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Health Plan of Nevada loses bid to dismiss lawsuit over hepatitis C

Facing a new judge, Health Plan of Nevada on Tuesday lost its attempt to dismiss a lawsuit brought by two former clients who say they contracted hepatitis C infections after treatment by former doctor Dipak Desai.

Ruling from the bench, Clark County District Judge Elissa Cadish did not give detailed reasons for her decision or allowing the attorney for patients Donald Lynam and David Magana to file amended complaints they hope will make a stronger case. At the heart of their lawsuit for unspecified damages is the argument that the HMO had included Desai in its network of physicians and clinics, so it was obligated to policyholders to guarantee safe and competent treatment.

In making the roster, Desai and other doctors had to pass muster with a Health Plan of Nevada committee that issues credentials.

“If they (Health Plan of Nevada) are doing a credentialing process, don’t they have to do it in a nonnegligent way?” Cadish asked at one point. “Otherwise, why do it?”

Cadish was assigned the case, one of about three dozen seeking compensation from the HMO for Desai’s unsafe practices, in September after Clark County District Judge Douglas Smith recused himself. Smith had dismissed the case once and was overturned by the Nevada Supreme Court, but still expressed skepticism about the its legal validity.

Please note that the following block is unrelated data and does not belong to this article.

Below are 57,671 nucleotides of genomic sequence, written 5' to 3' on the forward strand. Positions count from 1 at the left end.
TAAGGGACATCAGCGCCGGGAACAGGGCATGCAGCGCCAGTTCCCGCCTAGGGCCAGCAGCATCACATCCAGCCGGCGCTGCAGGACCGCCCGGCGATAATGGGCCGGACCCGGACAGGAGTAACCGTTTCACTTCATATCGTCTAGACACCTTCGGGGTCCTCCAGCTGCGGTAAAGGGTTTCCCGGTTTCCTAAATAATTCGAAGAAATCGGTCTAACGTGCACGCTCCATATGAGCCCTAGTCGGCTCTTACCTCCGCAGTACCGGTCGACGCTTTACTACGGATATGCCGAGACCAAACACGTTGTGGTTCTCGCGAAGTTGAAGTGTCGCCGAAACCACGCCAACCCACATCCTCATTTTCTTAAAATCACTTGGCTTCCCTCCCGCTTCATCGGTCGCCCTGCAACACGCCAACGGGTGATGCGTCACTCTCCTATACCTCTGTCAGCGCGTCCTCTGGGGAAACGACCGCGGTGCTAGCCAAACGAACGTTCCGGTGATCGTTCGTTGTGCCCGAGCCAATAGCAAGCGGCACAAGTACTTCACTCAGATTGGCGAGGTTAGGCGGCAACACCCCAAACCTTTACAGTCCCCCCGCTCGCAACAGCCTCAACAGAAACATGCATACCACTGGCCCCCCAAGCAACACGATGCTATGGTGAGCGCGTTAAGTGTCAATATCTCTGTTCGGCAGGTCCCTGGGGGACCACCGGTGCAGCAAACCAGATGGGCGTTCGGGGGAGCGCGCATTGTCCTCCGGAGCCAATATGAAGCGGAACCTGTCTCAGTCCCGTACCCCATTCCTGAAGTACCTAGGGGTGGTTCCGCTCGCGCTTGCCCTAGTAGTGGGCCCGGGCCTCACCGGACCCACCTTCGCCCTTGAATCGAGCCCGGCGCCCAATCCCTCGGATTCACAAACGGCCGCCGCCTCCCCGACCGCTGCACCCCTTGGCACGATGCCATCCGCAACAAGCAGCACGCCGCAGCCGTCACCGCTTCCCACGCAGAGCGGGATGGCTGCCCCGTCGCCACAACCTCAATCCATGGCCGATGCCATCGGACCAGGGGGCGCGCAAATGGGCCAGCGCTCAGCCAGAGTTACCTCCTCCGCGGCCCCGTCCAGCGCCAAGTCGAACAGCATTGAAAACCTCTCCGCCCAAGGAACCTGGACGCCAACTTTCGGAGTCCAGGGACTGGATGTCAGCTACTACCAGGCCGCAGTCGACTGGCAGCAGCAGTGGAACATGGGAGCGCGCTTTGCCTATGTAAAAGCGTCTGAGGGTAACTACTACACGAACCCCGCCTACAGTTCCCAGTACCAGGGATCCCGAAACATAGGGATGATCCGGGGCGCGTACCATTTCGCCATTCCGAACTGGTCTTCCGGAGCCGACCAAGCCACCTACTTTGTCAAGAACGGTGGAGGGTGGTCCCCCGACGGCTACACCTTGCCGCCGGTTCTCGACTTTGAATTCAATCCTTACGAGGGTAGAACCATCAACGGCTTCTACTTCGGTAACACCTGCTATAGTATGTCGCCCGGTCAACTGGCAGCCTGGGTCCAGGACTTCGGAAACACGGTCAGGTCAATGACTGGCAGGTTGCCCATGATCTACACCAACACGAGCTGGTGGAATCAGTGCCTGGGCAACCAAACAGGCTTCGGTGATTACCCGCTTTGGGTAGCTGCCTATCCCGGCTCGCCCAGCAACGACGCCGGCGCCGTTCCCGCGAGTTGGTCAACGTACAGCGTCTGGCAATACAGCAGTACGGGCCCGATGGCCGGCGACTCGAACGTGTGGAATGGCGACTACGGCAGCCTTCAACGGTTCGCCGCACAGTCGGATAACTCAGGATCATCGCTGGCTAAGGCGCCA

Smith stepped out after attorneys for the patients challenged his impartiality, alleging that he was a subordinate to Health Plan of Nevada attorney Mark Hutchison within the local leadership of the Church of Jesus Christ of Latter-day Saints. But insurance company attorneys argued that Hutchison had no authority over Smith and that their being Mormons would not compromise Smith’s impartiality any more than it would with people of other faiths.

Hutchison stepped out of the case to remove any potential conflict, but the Nevada Supreme Court last week declined to reinstate Smith.

Health Plan of Nevada attorney Lee Roberts argued that state law did not require HMOs to look over the shoulders of their network members after reviewing their qualifications initially. Doing so would make this form of health insurance “vastly more expensive” and upend their traditional role as carrying lower premiums than policies allowing patients to see any doctors they want.

Penalties for any shortcomings should come from the Nevada Division of Insurance and not a jury, he said.

But patient attorney Matthew Sharp contended that creating a network and funneling HMO members into it was all that mattered.

“With control comes responsibility,” he said. “It’s that simple.”

In another case earlier this year, Clark County District Judge Timothy Williams ruled that Health Plan of Nevada had a duty to monitor its network. That laid the foundation for a $524 million jury verdict in favor of two former Desai patients.

Contact reporter Tim O’Reiley at toreiley@reviewjournal.com or at 702-387-5290.

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